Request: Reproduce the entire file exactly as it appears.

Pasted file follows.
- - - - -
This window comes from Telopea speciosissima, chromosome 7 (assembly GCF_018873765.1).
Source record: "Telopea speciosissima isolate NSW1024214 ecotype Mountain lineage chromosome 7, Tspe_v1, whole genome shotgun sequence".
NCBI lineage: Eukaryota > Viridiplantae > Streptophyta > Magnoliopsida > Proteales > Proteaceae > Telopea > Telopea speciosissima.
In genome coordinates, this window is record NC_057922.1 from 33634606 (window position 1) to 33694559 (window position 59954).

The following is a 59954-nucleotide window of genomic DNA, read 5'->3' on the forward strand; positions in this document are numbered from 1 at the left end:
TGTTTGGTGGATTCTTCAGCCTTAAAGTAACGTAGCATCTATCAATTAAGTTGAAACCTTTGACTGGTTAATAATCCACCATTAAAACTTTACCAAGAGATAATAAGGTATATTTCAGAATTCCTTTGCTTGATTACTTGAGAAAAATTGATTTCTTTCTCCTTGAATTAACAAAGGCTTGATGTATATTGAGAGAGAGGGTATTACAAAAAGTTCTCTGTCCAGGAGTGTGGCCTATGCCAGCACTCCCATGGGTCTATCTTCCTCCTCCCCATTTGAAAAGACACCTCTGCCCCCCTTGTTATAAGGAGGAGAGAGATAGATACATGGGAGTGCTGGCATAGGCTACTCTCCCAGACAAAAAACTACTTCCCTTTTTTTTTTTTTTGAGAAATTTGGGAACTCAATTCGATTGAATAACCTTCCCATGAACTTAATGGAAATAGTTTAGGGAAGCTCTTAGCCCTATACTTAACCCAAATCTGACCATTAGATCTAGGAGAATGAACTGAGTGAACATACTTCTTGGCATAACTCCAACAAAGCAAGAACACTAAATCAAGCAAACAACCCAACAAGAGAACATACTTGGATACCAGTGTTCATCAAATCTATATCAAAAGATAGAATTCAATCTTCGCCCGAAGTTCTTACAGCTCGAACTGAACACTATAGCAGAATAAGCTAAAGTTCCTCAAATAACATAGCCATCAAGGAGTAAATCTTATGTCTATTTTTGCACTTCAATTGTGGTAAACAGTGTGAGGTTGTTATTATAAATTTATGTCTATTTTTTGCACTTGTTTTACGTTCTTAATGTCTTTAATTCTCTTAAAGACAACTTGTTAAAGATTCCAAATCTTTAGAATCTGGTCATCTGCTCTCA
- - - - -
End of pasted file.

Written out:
This window comes from Telopea speciosissima, chromosome 7 (assembly GCF_018873765.1).
Source record: "Telopea speciosissima isolate NSW1024214 ecotype Mountain lineage chromosome 7, Tspe_v1, whole genome shotgun sequence".
NCBI lineage: Eukaryota > Viridiplantae > Streptophyta > Magnoliopsida > Proteales > Proteaceae > Telopea > Telopea speciosissima.
In genome coordinates, this window is record NC_057922.1 from 33634606 (window position 1) to 33694559 (window position 59954).

The following is a 59954-nucleotide window of genomic DNA, read 5'->3' on the forward strand; positions in this document are numbered from 1 at the left end:
TGTTTGGTGGATTCTTCAGCCTTAAAGTAACGTAGCATCTATCAATTAAGTTGAAACCTTTGACTGGTTAATAATCCACCATTAAAACTTTACCAAGAGATAATAAGGTATATTTCAGAATTCCTTTGCTTGATTACTTGAGAAAAATTGATTTCTTTCTCCTTGAATTAACAAAGGCTTGATGTATATTGAGAGAGAGGGTATTACAAAAAGTTCTCTGTCCAGGAGTGTGGCCTATGCCAGCACTCCCATGGGTCTATCTTCCTCCTCCCCATTTGAAAAGACACCTCTGCCCCCCTTGTTATAAGGAGGAGAGAGATAGATACATGGGAGTGCTGGCATAGGCTACTCTCCCAGACAAAAAACTACTTCCCTTTTTTTTTTTTTTGAGAAATTTGGGAACTCAATTCGATTGAATAACCTTCCCATGAACTTAATGGAAATAGTTTAGGGAAGCTCTTAGCCCTATACTTAACCCAAATCTGACCATTAGATCTAGGAGAATGAACTGAGTGAACATACTTCTTGGCATAACTCCAACAAAGCAAGAACACTAAATCAAGCAAACAACCCAACAAGAGAACATACTTGGATACCAGTGTTCATCAAATCTATATCAAAAGATAGAATTCAATCTTCGCCCGAAGTTCTTACAGCTCGAACTGAACACTATAGCAGAATAAGCTAAAGTTCCTCAAATAACATAGCCATCAAGGAGTAAATCTTATGTCTATTTTTGCACTTCAATTGTGGTAAACAGTGTGAGGTTGTTATTATAAATTTATGTCTATTTTTTGCACTTGTTTTACGTTCTTAATGTCTTTAATTCTCTTAAAGACAACTTGTTAAAGATTCCAAATCTTTAGAATCTGGTCATCTGCTCTCA